but took her back to his place, where they drank beer, got high on
crystal meth and had sex - to which she was too young to legally
consent. The next day, "after the high had worn off," Serbyniuk became
enraged thinking the girl had stolen some of the drugs. He lit a
propane blowtorch and threatened her, "saying he was going to burn her
eyes out," Lavitt told court. He wouldn't let her leave and took her
eyeglasses and iPad, but eventually she escaped and called police.
Charges against him for forcible confinement, uttering threats, theft
and sexual interference were stayed.

Lavitt told court he had previously met with the victim, whom he
described as a bright young woman from a troubled background. She was
living in foster care and appeared to be "on the mend" prior to
Serbyniuk's sentencing, but she couldn't be called in to give a
victim-impact statement because "she has gone essentially AWOL" and is
believed to have recently started using crystal meth again.

"It's not clear whether this particular thing set her off, or
something else," Lavitt told court.

Serbyniuk prays daily for the girl and her family, he told court,
saying he's sorry for what he put her through.

"I really wish there was a way I could apologize to the victim and her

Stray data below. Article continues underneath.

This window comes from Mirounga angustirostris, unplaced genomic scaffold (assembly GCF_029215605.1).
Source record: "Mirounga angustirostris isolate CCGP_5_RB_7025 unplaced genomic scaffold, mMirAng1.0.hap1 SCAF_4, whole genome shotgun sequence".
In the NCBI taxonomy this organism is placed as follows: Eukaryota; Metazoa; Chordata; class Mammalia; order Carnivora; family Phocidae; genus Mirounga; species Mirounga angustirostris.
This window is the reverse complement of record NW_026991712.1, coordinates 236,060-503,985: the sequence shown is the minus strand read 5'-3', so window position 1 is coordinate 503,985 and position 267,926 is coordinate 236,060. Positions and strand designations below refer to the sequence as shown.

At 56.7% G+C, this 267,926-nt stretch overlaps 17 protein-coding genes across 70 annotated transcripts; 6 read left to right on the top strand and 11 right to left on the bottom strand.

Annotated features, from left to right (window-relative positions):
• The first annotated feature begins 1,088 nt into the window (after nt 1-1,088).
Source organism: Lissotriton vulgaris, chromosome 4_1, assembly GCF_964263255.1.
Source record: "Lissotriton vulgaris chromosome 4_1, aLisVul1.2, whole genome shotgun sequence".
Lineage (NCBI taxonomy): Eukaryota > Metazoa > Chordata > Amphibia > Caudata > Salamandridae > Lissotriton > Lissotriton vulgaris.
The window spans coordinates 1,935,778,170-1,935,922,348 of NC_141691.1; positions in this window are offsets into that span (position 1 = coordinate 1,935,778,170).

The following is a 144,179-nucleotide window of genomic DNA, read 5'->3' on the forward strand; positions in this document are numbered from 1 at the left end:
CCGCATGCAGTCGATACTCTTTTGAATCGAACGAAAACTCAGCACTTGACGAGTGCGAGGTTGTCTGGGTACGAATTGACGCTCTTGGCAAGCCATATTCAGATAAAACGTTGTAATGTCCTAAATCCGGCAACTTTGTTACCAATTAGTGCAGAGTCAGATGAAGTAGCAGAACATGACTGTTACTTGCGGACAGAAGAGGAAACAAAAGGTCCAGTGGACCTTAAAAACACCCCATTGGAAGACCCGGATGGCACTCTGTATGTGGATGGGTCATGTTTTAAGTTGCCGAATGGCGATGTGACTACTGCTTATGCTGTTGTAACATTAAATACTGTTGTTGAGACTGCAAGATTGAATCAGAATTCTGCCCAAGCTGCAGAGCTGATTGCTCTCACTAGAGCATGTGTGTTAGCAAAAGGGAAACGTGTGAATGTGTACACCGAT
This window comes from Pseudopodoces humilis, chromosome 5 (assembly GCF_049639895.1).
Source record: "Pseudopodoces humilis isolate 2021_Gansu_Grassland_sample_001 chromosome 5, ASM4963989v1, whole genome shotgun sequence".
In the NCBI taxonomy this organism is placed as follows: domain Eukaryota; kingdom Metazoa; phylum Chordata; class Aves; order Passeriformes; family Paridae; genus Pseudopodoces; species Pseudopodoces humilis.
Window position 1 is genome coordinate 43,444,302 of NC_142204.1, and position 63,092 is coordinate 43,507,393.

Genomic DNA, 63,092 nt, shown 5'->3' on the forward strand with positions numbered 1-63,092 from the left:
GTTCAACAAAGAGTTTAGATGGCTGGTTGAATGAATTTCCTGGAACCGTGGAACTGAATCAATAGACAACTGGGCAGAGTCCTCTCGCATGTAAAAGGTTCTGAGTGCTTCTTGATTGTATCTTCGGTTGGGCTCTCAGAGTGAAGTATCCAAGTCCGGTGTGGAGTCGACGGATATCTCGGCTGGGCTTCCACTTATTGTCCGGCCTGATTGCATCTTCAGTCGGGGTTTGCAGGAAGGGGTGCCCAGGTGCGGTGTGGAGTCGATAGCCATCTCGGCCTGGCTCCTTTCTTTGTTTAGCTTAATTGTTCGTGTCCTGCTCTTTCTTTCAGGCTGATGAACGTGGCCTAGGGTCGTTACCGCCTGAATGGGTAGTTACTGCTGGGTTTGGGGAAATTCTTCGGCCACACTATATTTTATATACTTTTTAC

family," he said, telling court he's done some "soul-searching" while
incarcerated and doesn't want to get himself into trouble again. "To
know what I did, it's just really hard to accept," he added.

"I just want to say sorry, and I hope she's OK."

Serbyniuk "has a new outlook on life. He wants to live a clean life,"
defence lawyer Brett Gladstone said, noting he has applied for
treatment at a rehab centre.

But he told court his client is still struggling with drug addiction
and expressed concern a court order to abstain from drugs might set
him up to fail or prevent him from getting help if he slips up.
Justice McKelvey ultimately imposed the order, with an exception that
allows Serbyniuk to drink alcohol only in his own home. She said the
condition was necessary as an "incentive" for him to get sober, as
well as for the protection of the community.

Police expect the relative popularity of meth in Winnipeg to continue
as long as the price stays low and it remains easily accessible. The
man-made drug is primarily smuggled into Manitoba from British
Columbia and sold in Winnipeg at a consistently "very high quality and
purity," the Winnipeg Police Service's organized crime unit said in an
emailed statement. Drug busts over the past two months have led city
police to seize more than eight kilograms of meth with a street value
of about $800,000, "only a fraction of the methamphetamine being
distributed in Winnipeg," WPS said.

But encounters with the criminal justice system can often lead to more
problems for young meth users, Marshall said.

"The situation of youth today is not an easy road, and crystal meth
offers something from the perspective of youth, they get this sense of
engagement in everything they're doing when they use it. So it's hard
to dispel that benefit," she said.

"If the community is concerned about meth, we should really be
concerned about youth and what they actually have available to them -
that's where we need to build. Rather than pulling people out of the
river, we should fix the bridge so they stop falling off in the first